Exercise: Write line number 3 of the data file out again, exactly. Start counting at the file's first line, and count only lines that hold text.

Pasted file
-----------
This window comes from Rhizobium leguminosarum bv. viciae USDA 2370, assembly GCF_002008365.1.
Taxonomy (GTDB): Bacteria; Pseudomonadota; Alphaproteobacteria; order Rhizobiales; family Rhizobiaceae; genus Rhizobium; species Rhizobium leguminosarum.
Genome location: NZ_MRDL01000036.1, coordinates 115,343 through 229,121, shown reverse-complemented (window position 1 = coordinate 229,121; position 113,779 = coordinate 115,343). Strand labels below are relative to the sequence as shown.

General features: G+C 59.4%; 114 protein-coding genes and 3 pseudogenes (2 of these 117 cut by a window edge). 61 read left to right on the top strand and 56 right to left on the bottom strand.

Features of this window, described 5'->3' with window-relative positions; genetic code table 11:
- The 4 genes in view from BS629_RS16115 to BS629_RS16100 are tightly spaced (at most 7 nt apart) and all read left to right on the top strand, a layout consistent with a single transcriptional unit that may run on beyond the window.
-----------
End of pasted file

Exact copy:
Genome location: NZ_MRDL01000036.1, coordinates 115,343 through 229,121, shown reverse-complemented (window position 1 = coordinate 229,121; position 113,779 = coordinate 115,343). Strand labels below are relative to the sequence as shown.